7. 7. Why are seismic surveys conducted? ● Seismic surveys provide information on the depth, position and shape of underground geological formations that may contain oil or gas ● Data is processed to improve the quality and filter out background “noise” ● End result is a detailed picture of the structures and rock formations in the survey area ● Geophysicists look for specific features that could indicate whether oil or gas might be present: 7  Sedimentary basins  Faults Seismic Coverage Offshore Atlantic Canada Source: www.cnlopb.nl.ca
    8. 8. Why are seismic surveys conducted ● Seismic surveys help companies decide whether:  The available information is sufficient to justify drilling an exploratory well  Additional surveys are needed to better define the structures before drilling  The features present are not attractive enough to warrant further interest ● Survey results do not show definitively whether oil or gas are present Photo courtesy of Schlumberger 8
    9. 9. What are the impacts of seismic surveys on marine life? ● Substantial research has been conducted to determine whether seismic surveys have an impact on ocean life and additional research is ongoing:  Current research indicated there is minimal risk of mortality in marine mammals, fish and invertebrates  Marine mammals, depending on species and proximity, can experience temporary changes to hearing thresholds and in some extreme cases these effects can be permanent  Laboratory research conducted in NL show no mortality among invertebrates (crab, shrimp scallop etc.) but showed some non-life threatening physical effects  Governments, academia and industry continue to invest in research related to seismic impacts to further broaden the body of knowledge ● Carefully designed mitigation measures are applied to seismic surveys to minimize risk to marine life 9
    10. 10. Environmental protection ● Comprehensive Environmental Assessments (EAs) are completed prior to conducting surveys which must be approved by regulators ● Seismic vessels and their operators are guided by the Statement of Canadian Practice with Respect to Mitigation of Seismic Sound in the Marine Environment  Outlines mitigation measures that must be considered in the planning of seismic surveys  Examples: • • 10 Air source arrays must be shut down immediately if an endangered marine mammal or sea turtle is observed within 500 metres Surveys must be planned to avoid dispersion of groups of spawning fish from known spawning areas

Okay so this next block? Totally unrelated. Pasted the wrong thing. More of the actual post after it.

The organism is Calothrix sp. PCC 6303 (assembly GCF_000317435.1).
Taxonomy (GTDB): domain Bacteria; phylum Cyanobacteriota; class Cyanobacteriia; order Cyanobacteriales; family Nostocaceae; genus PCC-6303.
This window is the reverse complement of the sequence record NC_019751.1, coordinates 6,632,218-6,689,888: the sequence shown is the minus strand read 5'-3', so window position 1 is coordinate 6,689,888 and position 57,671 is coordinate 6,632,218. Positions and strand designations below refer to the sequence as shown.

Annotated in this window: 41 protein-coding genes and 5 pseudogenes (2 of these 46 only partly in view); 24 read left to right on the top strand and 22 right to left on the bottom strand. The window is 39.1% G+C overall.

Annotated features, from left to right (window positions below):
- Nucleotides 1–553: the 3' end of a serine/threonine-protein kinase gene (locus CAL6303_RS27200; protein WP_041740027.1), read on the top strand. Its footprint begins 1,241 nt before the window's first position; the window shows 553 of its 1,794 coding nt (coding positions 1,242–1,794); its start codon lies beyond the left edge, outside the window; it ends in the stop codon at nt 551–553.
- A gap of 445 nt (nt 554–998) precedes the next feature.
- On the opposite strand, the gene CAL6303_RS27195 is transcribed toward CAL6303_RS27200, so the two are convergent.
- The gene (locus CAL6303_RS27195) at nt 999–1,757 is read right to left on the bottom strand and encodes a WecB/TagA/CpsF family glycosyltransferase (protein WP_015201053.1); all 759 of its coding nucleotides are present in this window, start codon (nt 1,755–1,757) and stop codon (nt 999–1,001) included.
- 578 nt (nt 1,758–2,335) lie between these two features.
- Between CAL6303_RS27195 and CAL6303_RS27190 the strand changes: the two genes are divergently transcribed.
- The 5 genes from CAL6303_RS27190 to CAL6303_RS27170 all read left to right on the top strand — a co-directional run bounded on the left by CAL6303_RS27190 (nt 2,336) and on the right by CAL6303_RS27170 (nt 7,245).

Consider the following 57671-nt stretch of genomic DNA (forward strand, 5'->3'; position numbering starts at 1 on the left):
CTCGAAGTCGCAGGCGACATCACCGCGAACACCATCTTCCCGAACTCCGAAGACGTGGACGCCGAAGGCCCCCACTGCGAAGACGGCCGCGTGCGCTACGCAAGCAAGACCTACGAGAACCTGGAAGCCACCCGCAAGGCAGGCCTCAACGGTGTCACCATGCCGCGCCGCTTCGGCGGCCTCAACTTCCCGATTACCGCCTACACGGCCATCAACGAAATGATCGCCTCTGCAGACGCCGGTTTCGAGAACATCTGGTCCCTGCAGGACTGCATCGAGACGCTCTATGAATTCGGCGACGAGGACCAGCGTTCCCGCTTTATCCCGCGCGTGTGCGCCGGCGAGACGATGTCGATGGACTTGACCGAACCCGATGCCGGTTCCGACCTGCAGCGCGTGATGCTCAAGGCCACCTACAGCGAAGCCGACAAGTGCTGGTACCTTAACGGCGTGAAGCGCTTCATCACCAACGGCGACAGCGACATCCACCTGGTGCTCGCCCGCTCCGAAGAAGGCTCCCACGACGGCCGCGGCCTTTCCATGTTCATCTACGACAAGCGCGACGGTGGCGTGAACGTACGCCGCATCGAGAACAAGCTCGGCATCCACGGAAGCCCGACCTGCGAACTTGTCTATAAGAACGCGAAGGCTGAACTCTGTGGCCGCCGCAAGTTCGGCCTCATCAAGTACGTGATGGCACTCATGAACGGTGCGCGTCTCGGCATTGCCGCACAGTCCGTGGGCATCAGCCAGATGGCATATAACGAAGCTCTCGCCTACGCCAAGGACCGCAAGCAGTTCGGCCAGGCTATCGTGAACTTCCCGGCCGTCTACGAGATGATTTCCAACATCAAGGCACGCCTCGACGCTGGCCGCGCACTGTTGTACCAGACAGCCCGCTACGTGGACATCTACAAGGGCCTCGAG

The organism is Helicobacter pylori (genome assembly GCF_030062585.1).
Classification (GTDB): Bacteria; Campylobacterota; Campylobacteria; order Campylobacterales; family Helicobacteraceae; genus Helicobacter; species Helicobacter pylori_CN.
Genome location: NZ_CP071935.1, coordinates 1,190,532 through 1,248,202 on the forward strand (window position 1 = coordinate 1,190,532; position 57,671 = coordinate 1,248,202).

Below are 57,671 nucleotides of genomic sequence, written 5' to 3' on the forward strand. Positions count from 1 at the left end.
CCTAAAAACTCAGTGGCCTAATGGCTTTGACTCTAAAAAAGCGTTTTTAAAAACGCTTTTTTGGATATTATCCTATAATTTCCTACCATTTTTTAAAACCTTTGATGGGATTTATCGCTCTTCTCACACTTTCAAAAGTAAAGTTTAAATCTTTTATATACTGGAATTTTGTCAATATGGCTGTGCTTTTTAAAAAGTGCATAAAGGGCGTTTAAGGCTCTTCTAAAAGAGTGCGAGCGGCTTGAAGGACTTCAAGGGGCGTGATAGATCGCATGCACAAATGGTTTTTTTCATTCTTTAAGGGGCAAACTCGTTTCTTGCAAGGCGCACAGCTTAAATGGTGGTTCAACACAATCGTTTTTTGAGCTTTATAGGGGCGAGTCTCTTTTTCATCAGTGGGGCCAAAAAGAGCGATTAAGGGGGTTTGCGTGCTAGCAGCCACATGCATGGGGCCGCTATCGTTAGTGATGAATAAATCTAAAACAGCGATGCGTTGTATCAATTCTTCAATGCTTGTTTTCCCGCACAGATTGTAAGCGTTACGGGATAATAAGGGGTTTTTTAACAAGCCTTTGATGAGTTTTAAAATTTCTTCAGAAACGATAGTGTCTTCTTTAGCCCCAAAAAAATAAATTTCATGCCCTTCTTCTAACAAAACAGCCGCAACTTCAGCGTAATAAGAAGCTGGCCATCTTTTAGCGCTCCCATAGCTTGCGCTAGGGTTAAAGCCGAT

11. 11. Impact on fishing and marine industries ● Seismic surveys in the Atlantic Canada offshore must be scheduled during optimal weather conditions (June to Sept) because:  Surveys cannot take place if waves are higher than 3 metres  Rough seas affect quality of data ● June to Sept is also peak fishing season in Atlantic Canada ● Effective communication and coordination between petroleum and fishing industries is critical Photos courtesy of Schlumberger 11
    12. 12. Proactive mechanisms in place to minimize potential conflicts between both industries ● Fishing industry advised of marine seismic survey activity through direct communication and communiqués with fishing industry members, public service announcements etc. ● In NL a single point of contact is appointed by the operator that fishers can go to for precise information about geographic location and potential impacts ● A fisheries liaison officer (FLO) may be required on board the seismic vessel - the FLO communicates directly with fishing vessels in the field to resolve situations where overlap and conflicts could occur ● Working with the fishing industry:  In NL, One Ocean was created as a communication & liaison organization between fishing and petroleum industries  Fisheries advisory committee in NS advises regulator on minimizing impact on fishing industry 12 ● Compensation programs in place for damage to fishing
    13. 13. More information available at: www.capp.ca www.oneocean.ca Questions? 13